Our Lesbian Roots

By Pela, Robrt L. | The Advocate (The national gay & lesbian newsmagazine), August 15, 2000 | Go to article overview

Our Lesbian Roots


Pela, Robrt L., The Advocate (The national gay & lesbian newsmagazine)


BOOK BY BOOK, THESE COURAGEOUS WOMEN PLANTED THE SEEDS OF 20TH-CENTURY HERSTORY

A hundred years ago homosexuals hid between the lines of vaguely gay stories. But 20th-century writers gradually abandoned queer-coded literature and began a literary tradition rich with gay and lesbian characters and situations. These trailblazers and their contemporaries, represented here, have crafted a legacy of defiant prose and poetry chronicling our lives.

A CENTURY OF LESBIAN WRITERS

1996 African-American author Sapphire herself stops the bidding on her first novel, Push, at a reported $500,000. Even so, the size of the advance sets new (and unpopular) standard at major houses, which are at last willing to pay for gay and lesbian stories.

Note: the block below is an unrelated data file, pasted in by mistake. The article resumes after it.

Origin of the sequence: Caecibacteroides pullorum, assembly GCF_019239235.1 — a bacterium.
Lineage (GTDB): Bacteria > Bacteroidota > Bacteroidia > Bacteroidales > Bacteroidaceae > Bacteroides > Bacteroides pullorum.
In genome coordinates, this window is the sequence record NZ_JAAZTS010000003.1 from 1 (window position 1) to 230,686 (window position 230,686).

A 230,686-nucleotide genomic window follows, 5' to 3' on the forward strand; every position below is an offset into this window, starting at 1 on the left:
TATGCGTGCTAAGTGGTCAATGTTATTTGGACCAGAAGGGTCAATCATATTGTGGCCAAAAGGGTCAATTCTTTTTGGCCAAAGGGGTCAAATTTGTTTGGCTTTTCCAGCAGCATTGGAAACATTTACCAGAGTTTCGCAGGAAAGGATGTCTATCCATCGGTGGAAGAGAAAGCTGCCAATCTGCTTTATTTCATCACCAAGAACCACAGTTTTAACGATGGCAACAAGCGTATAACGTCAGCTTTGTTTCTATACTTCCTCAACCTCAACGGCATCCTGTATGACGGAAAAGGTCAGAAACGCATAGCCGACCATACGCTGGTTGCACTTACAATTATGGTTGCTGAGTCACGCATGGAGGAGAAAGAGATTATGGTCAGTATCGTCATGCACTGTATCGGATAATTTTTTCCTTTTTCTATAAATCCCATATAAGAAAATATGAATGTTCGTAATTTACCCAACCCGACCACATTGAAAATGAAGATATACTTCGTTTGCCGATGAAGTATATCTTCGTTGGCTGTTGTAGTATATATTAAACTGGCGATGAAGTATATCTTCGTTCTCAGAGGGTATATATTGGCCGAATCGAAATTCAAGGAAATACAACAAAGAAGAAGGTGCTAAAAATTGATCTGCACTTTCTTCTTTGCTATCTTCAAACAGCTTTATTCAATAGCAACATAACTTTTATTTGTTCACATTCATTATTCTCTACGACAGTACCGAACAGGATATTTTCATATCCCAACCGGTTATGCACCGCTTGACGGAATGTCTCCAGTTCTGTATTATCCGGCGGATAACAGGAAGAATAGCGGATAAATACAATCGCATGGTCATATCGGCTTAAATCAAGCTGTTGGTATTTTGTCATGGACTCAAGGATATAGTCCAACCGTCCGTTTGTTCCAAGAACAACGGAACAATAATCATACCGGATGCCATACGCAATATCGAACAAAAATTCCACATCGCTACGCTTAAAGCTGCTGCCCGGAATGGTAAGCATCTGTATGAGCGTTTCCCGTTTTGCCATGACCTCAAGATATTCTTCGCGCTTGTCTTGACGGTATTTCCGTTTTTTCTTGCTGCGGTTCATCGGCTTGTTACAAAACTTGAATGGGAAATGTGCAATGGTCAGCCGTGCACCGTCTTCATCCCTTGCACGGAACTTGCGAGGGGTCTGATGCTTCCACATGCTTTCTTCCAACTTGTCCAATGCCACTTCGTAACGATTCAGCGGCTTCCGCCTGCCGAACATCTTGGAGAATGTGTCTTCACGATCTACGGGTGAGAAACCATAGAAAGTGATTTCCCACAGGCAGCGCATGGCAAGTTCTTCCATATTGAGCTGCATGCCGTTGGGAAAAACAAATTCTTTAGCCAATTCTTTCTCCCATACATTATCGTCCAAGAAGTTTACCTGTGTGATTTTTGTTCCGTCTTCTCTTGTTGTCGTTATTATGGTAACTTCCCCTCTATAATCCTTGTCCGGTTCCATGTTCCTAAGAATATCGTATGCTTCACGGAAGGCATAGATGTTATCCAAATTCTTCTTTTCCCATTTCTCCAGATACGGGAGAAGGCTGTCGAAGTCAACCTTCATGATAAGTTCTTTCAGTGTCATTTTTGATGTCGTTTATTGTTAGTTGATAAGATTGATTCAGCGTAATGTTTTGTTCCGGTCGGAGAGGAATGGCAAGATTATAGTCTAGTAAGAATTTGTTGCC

1995 Urvashi Vaid's remarkable Virtual Equality: The Mainstreaming of Gay and Lesbian Liberation argues that gays and lesbians are being distracted from the goal of full acceptance by the mainstream's counteroffer of surface tolerance.

1994 Achy Obejas's We Came All the Way From Cuba So You Could Dress Like This? is among a group of newly popular writings by Latina lesbians. During the 1990s poetry collections by Cherrie Moraga and Erika Lopez's Flaming Iguanas also show up on lesbian best-seller lists.

1989 Heather Has Two Mommies by Leslea Newman, with illustrations by Diana Souza, is a groundbreaking children's book that features openly gay characters. The book inspires a pile of similar titles from mainstream publishers all over the country.

1988 Two women who blend fictional experimentation with political critique become literary stars: Dorothy Allison publishes Trash, a collection of feminist stories, and Sarah Schulman brings out After Delores, a "narrative of loss" that wins the American Library Association's Gay and Lesbian Book Award.

1977 M.F. Beal's lesbian crime novel Angel Dance kicks off a new subgenre of queer women's fiction. Katherine V. Forrest's Kate Delafield mysteries (including 1984's Amateur City) and Claire McNab's Lessons in Murder (1988) are among the most popular entries.

1974 Patricia Nell Warren publishes The Front Runner, an all-time favorite love story for gay and lesbian sports fans. Jenifer Levin and Carol Anshaw later join the ranks of lesbians who write movingly about sports and love. …

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